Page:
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Courtesy of the Asian Correspondent.com

Secretary Gina Lopez also ordered the cancellation of seventy-five (75) mining contracts. These cancellations effectively put across the message to mining firms that she will continue to clamp down their operations until they bow down to government regulations on the protection of the environment and the local communities.

The debates are far from over. Mining firms were reported to have exerted pressures on Malacanang and the Commission on Appointments, where Lopez’s appointment is pending confirmation, to stop her from hurting their businesses. It was reported later that certain Palace officials have cautioned her about the mining firms’ due process claim.

There is no doubt that mining has made our lives convenient. It provides us with many useful and wonderful things—from simple household and office tools to hard metals used in making equipment and erecting buildings for people and industries. Also, it is the source of government revenues needed to finance public infrastructures and programs. Thus, it is not easy to debunk the claim that mining is an important industry in the country today.

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Courtesy of Alyansa Tigil-Mina

However, all the good things that may be said about mining are discredited by its setbacks to people’s lives and the environment.

That mining destroys the environment is beyond dispute. What the DENR saw before the issuance of the closure orders were conclusive evidence of severe environmental degradation:  destroyed animal and human habitats, barren hills, flattened mountains, silted rivers, and spilled chemicals in farms and waterways.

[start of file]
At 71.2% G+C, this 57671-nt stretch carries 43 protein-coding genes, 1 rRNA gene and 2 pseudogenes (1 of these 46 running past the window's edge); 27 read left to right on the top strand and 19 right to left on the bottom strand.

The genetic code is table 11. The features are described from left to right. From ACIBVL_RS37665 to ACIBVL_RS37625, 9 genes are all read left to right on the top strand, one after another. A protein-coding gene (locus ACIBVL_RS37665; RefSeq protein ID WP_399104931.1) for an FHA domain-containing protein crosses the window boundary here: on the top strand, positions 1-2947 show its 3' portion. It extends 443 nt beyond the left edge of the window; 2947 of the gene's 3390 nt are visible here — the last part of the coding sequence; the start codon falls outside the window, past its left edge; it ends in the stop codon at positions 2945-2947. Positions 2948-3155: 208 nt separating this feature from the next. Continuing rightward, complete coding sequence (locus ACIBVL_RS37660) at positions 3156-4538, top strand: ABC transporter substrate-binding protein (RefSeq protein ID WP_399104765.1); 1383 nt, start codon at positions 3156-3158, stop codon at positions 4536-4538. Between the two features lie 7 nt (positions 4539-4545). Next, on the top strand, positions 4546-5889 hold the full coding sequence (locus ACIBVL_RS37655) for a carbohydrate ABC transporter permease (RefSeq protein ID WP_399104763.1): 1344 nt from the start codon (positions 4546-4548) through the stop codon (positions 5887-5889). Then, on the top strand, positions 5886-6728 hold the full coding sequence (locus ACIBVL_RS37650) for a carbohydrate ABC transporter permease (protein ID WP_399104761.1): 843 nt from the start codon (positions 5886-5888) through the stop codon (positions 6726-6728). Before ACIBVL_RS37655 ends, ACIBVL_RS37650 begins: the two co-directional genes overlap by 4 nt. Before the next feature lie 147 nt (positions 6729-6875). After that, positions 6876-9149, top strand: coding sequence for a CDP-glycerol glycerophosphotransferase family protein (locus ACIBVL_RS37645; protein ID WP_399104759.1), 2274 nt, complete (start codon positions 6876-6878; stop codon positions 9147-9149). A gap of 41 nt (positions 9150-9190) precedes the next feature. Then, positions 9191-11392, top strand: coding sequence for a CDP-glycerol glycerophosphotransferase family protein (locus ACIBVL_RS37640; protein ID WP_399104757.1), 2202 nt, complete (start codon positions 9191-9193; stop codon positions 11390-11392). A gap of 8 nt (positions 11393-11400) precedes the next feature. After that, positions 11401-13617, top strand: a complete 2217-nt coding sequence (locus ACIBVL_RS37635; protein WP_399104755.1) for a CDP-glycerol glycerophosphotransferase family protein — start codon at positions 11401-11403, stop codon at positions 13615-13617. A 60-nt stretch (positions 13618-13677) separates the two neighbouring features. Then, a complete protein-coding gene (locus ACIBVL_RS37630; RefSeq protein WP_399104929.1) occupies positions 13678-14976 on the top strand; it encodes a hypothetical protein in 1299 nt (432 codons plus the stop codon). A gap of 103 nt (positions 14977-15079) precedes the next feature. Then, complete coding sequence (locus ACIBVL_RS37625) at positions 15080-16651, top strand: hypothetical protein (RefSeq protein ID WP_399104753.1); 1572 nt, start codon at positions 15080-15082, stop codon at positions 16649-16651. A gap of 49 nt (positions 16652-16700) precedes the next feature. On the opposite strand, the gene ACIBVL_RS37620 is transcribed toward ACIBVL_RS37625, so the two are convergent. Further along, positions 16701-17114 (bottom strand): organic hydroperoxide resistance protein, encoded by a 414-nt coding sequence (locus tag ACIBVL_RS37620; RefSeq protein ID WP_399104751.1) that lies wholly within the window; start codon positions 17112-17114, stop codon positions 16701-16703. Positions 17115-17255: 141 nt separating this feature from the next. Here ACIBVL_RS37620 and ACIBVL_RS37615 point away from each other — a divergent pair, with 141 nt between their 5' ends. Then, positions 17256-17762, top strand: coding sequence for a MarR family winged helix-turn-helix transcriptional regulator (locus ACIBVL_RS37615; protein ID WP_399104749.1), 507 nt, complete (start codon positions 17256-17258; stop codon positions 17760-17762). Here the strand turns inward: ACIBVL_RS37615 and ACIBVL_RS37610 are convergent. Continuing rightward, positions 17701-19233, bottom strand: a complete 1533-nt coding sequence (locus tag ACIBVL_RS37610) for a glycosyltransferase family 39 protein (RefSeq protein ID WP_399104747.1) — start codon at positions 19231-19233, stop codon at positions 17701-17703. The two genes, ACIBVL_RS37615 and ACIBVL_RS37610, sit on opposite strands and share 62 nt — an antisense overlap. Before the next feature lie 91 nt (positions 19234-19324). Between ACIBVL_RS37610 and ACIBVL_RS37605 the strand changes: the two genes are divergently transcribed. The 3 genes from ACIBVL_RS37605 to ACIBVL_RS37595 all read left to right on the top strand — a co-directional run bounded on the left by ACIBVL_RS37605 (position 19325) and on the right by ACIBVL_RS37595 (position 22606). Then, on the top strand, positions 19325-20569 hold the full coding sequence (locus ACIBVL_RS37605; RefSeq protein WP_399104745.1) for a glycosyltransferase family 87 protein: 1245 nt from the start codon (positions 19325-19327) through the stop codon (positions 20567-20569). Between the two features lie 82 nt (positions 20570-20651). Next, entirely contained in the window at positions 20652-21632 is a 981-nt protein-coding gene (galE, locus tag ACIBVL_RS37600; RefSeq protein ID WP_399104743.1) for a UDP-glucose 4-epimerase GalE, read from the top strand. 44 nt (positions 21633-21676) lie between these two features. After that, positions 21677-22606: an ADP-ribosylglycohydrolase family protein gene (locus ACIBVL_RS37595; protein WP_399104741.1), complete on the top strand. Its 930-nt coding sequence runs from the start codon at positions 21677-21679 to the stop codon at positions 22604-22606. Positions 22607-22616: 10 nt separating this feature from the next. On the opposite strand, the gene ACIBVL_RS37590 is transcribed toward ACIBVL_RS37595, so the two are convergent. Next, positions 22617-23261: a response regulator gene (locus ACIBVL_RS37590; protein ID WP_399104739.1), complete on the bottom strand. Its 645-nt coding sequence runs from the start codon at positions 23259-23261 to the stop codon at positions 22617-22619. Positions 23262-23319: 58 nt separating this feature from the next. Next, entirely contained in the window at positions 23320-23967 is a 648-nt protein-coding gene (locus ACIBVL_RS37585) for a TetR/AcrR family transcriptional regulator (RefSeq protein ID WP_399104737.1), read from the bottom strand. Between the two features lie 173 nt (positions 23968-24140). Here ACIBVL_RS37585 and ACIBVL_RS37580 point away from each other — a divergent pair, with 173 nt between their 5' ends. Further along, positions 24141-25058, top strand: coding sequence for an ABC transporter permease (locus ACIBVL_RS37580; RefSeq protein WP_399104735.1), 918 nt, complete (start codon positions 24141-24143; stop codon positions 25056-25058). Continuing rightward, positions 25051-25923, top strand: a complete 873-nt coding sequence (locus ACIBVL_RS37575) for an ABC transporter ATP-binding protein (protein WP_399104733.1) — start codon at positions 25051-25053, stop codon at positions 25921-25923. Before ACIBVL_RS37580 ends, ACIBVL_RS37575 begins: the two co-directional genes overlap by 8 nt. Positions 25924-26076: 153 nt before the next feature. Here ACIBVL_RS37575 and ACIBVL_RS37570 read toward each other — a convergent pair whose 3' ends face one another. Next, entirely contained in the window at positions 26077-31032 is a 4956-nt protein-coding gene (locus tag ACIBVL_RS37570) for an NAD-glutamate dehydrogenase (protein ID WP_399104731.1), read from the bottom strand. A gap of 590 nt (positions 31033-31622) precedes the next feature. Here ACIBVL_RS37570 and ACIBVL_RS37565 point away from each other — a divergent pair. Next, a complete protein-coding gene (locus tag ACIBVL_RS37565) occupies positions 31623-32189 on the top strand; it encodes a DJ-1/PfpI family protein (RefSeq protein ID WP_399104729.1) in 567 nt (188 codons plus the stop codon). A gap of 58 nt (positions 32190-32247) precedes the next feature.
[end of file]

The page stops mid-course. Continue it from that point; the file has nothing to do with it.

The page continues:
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Courtesy of Globalriskinsights.com

That mining jeopardized people’s livelihood is too glaring to ignore. It turned timber and agricultural lands to wastelands. It caused severe flooding and landslides to lowland communities. It damaged fish sanctuaries and breeding places. It polluted the air and destroyed the watersheds.

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Mining has become a harbinger of death instead of becoming a beacon of hope.

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Courtesy of GMA News.com

Proverbially, mining is cutting away not only a pound of flesh from us. It is costing us our lives. Its destructive impacts on the environment have become irreversible already. And thus, its catastrophic effects will still be upon our heads even if we adopt a total mining ban from now on.

 

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Courtesy of Asian Correspondent.com

We are screwed!

We know it, and the mining firms are well aware of this.

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Courtesy of Inquirer.net

 

Accordingly, suspension orders are not enough to finally arrest the menace which continues to deplete our land of all its living force. People need justice, not a temporary respite from its pernicious effects.

 

Courtesy of GMA News

If justice is to be done, then, the hammer should fall heavily on those who committed crimes against humanity and nature. It requires the accountability of people behind these destructive mining activities. It decrees that they should be barred from continuing to ruin the lives of the present and future generations. Most importantly, it demands that they should all be put behind bars and stripped of the privileges that they acquired at the expense of the common good.

 

 

 

 

 

Et tu, Brute?

Et tu, Brute?

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Courtesy of http://likesuccess.com/img3839190

 

Even you, Brutus?” Julius Caesar had asked this of Brutus before falling to his death.

Brutus, a Roman senator whom Caesar considered a very close friend, struck the final thrust that sent him to the underworld. Caesar must have died, not of murderous wounds, but of a broken heart. He would have expected not his death but protection by Brutus’ blade.

Just like Julius Caesar, Brutus was consigned to Shakespeare’s pages ages ago; however, Brutus’ shadow  continues to live in the hearts of treacherous men. He goes by many names, and thus, he could not be known until it’s late. His looks may have changed through the years but his traits remain ubiquitous unto this day.